• Are there company issues that he or she should be kept up to date with?
    • What you are doing to manage in the workplace during his or her absence?
  • Arranging a medical report from the employees GP should be part of your process if the absence looks likely to be extended. However GP’s can sometimes be reluctant to release medical details to people with no medical background. We recommend commissioning an Occupational Health Advisor (OHA) who will be able to interpret the results of a medical report and recommend any adjustments required in the workplace to assist the employee’s return to work.
  • Remember the employee’s rights under the Access to Medical Reports Act 1988 which must be explained to them, and you must get a Medical Report Consent form signed.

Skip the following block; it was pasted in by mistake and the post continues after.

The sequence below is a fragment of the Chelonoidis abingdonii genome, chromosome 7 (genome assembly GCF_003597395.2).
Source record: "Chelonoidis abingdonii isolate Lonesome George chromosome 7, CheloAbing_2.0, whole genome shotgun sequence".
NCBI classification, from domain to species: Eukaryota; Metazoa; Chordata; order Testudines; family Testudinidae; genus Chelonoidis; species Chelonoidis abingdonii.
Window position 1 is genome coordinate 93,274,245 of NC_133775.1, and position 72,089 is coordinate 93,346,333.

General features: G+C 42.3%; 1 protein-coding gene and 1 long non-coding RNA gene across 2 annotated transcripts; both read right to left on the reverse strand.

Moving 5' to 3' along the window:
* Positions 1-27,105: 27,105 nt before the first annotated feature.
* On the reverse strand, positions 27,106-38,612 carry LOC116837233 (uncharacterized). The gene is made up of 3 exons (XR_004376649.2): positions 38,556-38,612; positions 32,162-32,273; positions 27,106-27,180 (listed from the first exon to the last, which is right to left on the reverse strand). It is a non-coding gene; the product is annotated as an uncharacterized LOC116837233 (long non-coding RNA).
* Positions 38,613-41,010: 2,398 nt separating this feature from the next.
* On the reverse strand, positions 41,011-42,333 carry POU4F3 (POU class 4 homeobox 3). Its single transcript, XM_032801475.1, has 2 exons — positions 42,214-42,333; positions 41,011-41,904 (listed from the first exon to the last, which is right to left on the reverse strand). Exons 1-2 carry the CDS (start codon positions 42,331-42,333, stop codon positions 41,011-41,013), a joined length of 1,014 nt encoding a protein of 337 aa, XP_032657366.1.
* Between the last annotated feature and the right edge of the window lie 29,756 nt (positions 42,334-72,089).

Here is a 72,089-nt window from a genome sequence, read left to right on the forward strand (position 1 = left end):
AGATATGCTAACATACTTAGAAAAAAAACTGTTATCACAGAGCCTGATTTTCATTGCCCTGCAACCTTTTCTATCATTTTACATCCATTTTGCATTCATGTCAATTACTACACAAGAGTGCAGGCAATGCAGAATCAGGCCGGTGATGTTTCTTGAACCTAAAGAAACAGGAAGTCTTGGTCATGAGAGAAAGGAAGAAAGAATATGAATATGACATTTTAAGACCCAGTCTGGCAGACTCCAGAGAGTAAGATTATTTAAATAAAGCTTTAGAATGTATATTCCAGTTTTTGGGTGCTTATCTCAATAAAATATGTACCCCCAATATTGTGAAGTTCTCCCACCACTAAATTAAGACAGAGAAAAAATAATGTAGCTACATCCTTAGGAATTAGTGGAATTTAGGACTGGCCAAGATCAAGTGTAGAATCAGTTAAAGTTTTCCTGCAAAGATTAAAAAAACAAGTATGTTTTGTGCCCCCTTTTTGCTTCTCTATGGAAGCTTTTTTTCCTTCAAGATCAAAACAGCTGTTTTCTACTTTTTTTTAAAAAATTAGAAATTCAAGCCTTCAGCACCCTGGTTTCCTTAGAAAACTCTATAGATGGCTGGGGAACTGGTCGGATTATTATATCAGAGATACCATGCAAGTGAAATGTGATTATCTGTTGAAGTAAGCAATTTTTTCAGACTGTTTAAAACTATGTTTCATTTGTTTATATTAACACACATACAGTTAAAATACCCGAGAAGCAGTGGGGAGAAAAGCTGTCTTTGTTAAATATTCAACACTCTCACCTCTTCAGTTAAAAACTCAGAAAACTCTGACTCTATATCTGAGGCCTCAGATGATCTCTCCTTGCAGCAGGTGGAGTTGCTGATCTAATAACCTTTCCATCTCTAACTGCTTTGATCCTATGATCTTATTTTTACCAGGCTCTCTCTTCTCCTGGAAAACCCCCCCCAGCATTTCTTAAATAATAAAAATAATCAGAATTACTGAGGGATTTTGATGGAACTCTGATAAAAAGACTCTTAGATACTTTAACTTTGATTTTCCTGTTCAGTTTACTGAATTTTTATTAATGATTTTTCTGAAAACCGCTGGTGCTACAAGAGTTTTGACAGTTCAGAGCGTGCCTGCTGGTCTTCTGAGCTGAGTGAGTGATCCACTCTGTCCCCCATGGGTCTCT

• If the employee refuses you access to a medical report, you should explain that you will proceed with just the information you already have which may be out of date.
  • The results of the medical report will determine how to proceed. Whether the employee will return to work and if a support plan needs to be put in place to assist this; or if the future of the employee remaining with the company needs to be considered. Each case should be assessed individually depending on the advice from the OHA
  • Regardless of the potential outcome arrange to discuss the results with the employee.
  • Very often, underpinning Long Term Absence is the potential for disability and employers should ensure that every effort to consider reasonable adjustment should be taken. Disability Discrimination under the Equalities Act 2010 carries unlimited penalties so make sure you exhaust all possibilities before considering dismissal.
  • Get updated Medical Reports as required. Don’t base decisions on a report that is three months old.